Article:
Mainly spoon feed with finger foods as snacks. No way could i over feed her, once she's done she's done and you'll know it, bats the spoon away amd clamps her jaw shut, she's 25th centil and has been since 6 weeks old

Gileswithachainsaw Sun 28-May-17 20:25:47

I don't understand how it works really

It's very clear when a baby doesn't want any more. They stop eating. Dd1 was spoon fed along side finger foods when she didnt want any more she refused to open her mouth. Last time she was weighed and measured a few weeks ago she was a healthy weight.

Dd2 refused to he spoon fed and she's a chunkier build than her sister (although still a healthy weight)

All depends on what you feed them doesn't it?

You can puree potato chicken and carrot but you can also puree sticky toffee pudding cream ice cream and banana.

You can let them feed themselves strips of meat and cucumber sticks. And they cab feed themselves cream cakes crisps and chocolate.

siblingrevelryagain Sun 28-May-17 20:27:40

I can only speak from experience; two eldest were spoon-fed home made purées when weaned, youngest was 'baby-led' (all from 6 months), given the same food we were eating (chunks of fruit, veg, meat and dairy). None are overweight, but the youngest definitely has the best relationship with food; is more willing to try new foods and will leave food when full, even if it's something she's enjoying like ice cream or chocolate.
Could be coincidence but I do believe that breastfeeding and baby led weaning are more in tune with natural cycles and appetites; I remember all my bottle feeding friends being obsessed with how many ounces they'd had, and likewise those with jars seemed to fixate on getting extra spoonfuls in, whereas with BF & BLW you can't/don't keep track of amounts, just follow cues from baby (and if they're thriving you don't need to know how much they have at each feed). It just all felt a more natural approach to food, so would make sense in relation to the study.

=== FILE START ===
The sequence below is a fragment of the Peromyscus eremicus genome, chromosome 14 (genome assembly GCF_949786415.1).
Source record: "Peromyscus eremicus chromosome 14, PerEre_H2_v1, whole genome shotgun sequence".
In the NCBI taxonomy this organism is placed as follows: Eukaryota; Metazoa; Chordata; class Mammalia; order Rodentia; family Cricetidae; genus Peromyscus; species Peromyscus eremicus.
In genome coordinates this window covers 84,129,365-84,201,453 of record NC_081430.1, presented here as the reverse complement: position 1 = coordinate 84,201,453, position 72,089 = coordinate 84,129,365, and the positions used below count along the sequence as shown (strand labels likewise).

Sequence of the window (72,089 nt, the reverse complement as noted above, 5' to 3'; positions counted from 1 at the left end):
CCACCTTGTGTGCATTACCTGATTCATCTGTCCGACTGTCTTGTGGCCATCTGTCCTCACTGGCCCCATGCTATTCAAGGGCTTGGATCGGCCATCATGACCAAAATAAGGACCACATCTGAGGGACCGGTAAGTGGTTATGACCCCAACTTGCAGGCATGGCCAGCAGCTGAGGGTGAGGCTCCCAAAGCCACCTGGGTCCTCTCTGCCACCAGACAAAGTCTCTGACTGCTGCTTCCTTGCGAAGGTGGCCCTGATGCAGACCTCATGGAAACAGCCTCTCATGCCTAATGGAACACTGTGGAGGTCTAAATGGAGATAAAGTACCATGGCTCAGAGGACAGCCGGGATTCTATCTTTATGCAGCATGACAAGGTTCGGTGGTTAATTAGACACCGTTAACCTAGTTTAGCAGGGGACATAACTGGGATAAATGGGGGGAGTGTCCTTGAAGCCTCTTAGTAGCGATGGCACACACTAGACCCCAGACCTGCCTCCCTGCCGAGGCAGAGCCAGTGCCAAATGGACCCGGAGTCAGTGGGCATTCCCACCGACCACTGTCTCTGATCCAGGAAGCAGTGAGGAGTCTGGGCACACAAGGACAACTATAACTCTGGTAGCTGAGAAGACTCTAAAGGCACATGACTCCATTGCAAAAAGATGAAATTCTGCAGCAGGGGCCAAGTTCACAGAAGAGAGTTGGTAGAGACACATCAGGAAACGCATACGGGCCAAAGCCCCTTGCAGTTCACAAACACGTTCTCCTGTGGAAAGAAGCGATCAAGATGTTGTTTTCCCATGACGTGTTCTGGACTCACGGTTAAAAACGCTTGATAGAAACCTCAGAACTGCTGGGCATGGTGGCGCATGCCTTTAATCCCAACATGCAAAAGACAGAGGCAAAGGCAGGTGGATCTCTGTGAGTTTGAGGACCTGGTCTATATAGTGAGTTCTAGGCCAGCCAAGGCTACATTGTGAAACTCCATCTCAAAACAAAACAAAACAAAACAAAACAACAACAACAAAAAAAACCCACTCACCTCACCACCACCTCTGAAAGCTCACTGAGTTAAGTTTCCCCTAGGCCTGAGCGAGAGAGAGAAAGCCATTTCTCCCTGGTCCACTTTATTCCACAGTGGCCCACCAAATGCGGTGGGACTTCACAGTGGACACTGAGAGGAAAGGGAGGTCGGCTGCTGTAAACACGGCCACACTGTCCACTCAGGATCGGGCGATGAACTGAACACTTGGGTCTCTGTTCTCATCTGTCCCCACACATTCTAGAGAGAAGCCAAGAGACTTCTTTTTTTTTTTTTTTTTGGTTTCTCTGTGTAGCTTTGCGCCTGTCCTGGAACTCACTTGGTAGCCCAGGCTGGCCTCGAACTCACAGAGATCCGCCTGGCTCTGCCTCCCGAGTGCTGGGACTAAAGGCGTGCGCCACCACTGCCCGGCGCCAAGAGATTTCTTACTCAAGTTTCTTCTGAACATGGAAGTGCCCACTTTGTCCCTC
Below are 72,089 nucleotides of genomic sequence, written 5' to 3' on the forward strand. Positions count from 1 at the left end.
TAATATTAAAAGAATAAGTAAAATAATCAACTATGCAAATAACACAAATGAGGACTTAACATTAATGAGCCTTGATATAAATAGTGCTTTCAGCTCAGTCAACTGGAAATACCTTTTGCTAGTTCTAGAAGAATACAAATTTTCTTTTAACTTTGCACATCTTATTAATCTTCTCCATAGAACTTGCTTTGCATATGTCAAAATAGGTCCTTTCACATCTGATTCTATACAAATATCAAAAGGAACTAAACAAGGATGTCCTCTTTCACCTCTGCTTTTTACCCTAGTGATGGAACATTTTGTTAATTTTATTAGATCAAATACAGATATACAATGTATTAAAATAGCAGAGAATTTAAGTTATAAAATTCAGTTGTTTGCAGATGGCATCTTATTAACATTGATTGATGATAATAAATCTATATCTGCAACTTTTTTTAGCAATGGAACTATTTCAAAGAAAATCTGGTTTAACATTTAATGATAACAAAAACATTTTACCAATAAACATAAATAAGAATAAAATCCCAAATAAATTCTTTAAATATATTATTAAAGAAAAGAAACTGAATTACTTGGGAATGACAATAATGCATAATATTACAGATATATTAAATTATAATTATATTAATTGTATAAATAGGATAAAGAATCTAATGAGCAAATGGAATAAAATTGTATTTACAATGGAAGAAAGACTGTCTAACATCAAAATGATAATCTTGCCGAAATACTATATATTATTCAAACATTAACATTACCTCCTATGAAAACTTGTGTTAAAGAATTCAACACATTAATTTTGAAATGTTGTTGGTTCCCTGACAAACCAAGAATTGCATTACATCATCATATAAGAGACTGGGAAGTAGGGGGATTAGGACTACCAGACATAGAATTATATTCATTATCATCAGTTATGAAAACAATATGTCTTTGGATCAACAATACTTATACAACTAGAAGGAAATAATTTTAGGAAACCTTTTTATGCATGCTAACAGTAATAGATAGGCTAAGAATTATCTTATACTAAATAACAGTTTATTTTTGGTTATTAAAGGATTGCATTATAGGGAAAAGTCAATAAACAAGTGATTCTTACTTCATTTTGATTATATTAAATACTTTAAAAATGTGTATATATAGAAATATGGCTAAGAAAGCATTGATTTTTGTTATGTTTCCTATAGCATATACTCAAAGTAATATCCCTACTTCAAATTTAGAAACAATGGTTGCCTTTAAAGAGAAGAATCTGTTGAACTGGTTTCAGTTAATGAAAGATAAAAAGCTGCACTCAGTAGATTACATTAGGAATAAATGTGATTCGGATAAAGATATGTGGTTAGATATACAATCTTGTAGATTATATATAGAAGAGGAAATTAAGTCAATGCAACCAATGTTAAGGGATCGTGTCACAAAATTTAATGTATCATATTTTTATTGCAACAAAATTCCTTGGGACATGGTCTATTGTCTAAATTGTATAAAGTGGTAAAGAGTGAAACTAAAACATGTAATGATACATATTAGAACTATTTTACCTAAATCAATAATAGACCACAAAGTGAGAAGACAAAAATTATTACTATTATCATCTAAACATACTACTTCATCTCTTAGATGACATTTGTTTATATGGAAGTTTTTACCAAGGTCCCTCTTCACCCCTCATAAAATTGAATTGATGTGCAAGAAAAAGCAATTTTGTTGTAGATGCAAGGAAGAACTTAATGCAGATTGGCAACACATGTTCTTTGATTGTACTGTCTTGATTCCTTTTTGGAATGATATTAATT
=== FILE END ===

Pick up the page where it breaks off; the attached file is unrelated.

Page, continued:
llhj Sun 28-May-17 21:17:48

Totally agree with the above. BLW and breastfeeding are the best methods for feeding babies imo. Obvious disclaimer! Doesn't mean that everyone can/wants do it and that it is the only way to a healthy baby.
It does allow them to self regulate intuitively in a way that no other method does. Essentially all good eating habits are around listening to your body and responding. We become very disconnected from that as we're fed by others.

Millie2013 Sun 28-May-17 21:34:41

I was (FF then) spoon fed and I'm a skinny Minnie
DD (BF) refused to be spoon fed, so we fell into BLW, she's a skinny Minnie too